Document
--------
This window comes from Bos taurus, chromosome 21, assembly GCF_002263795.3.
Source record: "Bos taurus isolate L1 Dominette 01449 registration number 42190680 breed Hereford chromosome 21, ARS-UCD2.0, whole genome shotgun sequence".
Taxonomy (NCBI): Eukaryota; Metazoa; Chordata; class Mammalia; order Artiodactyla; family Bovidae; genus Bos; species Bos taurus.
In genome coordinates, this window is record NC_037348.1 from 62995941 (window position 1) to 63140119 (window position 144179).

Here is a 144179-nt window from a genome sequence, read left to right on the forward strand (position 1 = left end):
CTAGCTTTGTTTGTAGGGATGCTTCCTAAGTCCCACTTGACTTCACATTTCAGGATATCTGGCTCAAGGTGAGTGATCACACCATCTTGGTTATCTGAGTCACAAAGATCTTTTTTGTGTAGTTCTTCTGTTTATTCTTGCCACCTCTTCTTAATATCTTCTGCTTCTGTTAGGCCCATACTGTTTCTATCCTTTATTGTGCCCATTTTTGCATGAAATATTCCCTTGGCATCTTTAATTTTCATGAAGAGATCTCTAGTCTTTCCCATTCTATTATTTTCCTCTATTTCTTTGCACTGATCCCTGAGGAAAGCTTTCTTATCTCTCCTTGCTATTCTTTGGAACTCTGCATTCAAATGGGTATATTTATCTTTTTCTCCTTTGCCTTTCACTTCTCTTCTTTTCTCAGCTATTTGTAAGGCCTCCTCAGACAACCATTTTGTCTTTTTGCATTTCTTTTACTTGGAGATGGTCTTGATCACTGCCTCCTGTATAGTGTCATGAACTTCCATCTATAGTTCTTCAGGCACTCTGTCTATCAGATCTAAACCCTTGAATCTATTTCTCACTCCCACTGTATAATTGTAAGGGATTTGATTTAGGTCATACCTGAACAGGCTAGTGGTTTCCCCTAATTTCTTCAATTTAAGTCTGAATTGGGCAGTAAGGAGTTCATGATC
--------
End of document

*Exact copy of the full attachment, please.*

This window comes from Bos taurus, chromosome 21, assembly GCF_002263795.3.
Source record: "Bos taurus isolate L1 Dominette 01449 registration number 42190680 breed Hereford chromosome 21, ARS-UCD2.0, whole genome shotgun sequence".
Taxonomy (NCBI): Eukaryota; Metazoa; Chordata; class Mammalia; order Artiodactyla; family Bovidae; genus Bos; species Bos taurus.
In genome coordinates, this window is record NC_037348.1 from 62995941 (window position 1) to 63140119 (window position 144179).

Here is a 144179-nt window from a genome sequence, read left to right on the forward strand (position 1 = left end):
CTAGCTTTGTTTGTAGGGATGCTTCCTAAGTCCCACTTGACTTCACATTTCAGGATATCTGGCTCAAGGTGAGTGATCACACCATCTTGGTTATCTGAGTCACAAAGATCTTTTTTGTGTAGTTCTTCTGTTTATTCTTGCCACCTCTTCTTAATATCTTCTGCTTCTGTTAGGCCCATACTGTTTCTATCCTTTATTGTGCCCATTTTTGCATGAAATATTCCCTTGGCATCTTTAATTTTCATGAAGAGATCTCTAGTCTTTCCCATTCTATTATTTTCCTCTATTTCTTTGCACTGATCCCTGAGGAAAGCTTTCTTATCTCTCCTTGCTATTCTTTGGAACTCTGCATTCAAATGGGTATATTTATCTTTTTCTCCTTTGCCTTTCACTTCTCTTCTTTTCTCAGCTATTTGTAAGGCCTCCTCAGACAACCATTTTGTCTTTTTGCATTTCTTTTACTTGGAGATGGTCTTGATCACTGCCTCCTGTATAGTGTCATGAACTTCCATCTATAGTTCTTCAGGCACTCTGTCTATCAGATCTAAACCCTTGAATCTATTTCTCACTCCCACTGTATAATTGTAAGGGATTTGATTTAGGTCATACCTGAACAGGCTAGTGGTTTCCCCTAATTTCTTCAATTTAAGTCTGAATTGGGCAGTAAGGAGTTCATGATC